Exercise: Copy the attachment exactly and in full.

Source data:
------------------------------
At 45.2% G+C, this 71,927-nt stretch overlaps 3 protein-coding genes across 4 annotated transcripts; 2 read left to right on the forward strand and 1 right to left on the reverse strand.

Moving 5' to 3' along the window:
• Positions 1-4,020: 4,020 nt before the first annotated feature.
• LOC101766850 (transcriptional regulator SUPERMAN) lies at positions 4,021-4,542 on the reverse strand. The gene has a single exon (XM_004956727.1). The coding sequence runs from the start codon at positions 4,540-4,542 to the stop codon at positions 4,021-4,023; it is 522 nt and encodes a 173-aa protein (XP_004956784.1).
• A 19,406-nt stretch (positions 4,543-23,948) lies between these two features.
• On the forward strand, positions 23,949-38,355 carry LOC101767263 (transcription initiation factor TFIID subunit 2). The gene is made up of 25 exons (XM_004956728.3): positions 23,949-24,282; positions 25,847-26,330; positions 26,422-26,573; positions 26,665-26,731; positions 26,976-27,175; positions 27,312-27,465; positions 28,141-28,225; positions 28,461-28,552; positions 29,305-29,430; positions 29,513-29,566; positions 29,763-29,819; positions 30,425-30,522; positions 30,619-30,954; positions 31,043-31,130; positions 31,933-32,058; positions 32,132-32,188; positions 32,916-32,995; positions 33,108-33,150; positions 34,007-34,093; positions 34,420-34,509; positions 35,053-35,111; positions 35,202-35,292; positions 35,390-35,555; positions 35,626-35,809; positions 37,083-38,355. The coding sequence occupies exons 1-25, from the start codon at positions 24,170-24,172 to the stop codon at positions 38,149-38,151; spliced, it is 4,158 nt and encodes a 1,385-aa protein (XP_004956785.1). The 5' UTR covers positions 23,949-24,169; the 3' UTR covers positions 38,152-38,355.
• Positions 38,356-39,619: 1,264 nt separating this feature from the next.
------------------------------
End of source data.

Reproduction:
At 45.2% G+C, this 71,927-nt stretch overlaps 3 protein-coding genes across 4 annotated transcripts; 2 read left to right on the forward strand and 1 right to left on the reverse strand.

Moving 5' to 3' along the window:
• Positions 1-4,020: 4,020 nt before the first annotated feature.
• LOC101766850 (transcriptional regulator SUPERMAN) lies at positions 4,021-4,542 on the reverse strand. The gene has a single exon (XM_004956727.1). The coding sequence runs from the start codon at positions 4,540-4,542 to the stop codon at positions 4,021-4,023; it is 522 nt and encodes a 173-aa protein (XP_004956784.1).
• A 19,406-nt stretch (positions 4,543-23,948) lies between these two features.
• On the forward strand, positions 23,949-38,355 carry LOC101767263 (transcription initiation factor TFIID subunit 2). The gene is made up of 25 exons (XM_004956728.3): positions 23,949-24,282; positions 25,847-26,330; positions 26,422-26,573; positions 26,665-26,731; positions 26,976-27,175; positions 27,312-27,465; positions 28,141-28,225; positions 28,461-28,552; positions 29,305-29,430; positions 29,513-29,566; positions 29,763-29,819; positions 30,425-30,522; positions 30,619-30,954; positions 31,043-31,130; positions 31,933-32,058; positions 32,132-32,188; positions 32,916-32,995; positions 33,108-33,150; positions 34,007-34,093; positions 34,420-34,509; positions 35,053-35,111; positions 35,202-35,292; positions 35,390-35,555; positions 35,626-35,809; positions 37,083-38,355. The coding sequence occupies exons 1-25, from the start codon at positions 24,170-24,172 to the stop codon at positions 38,149-38,151; spliced, it is 4,158 nt and encodes a 1,385-aa protein (XP_004956785.1). The 5' UTR covers positions 23,949-24,169; the 3' UTR covers positions 38,152-38,355.
• Positions 38,356-39,619: 1,264 nt separating this feature from the next.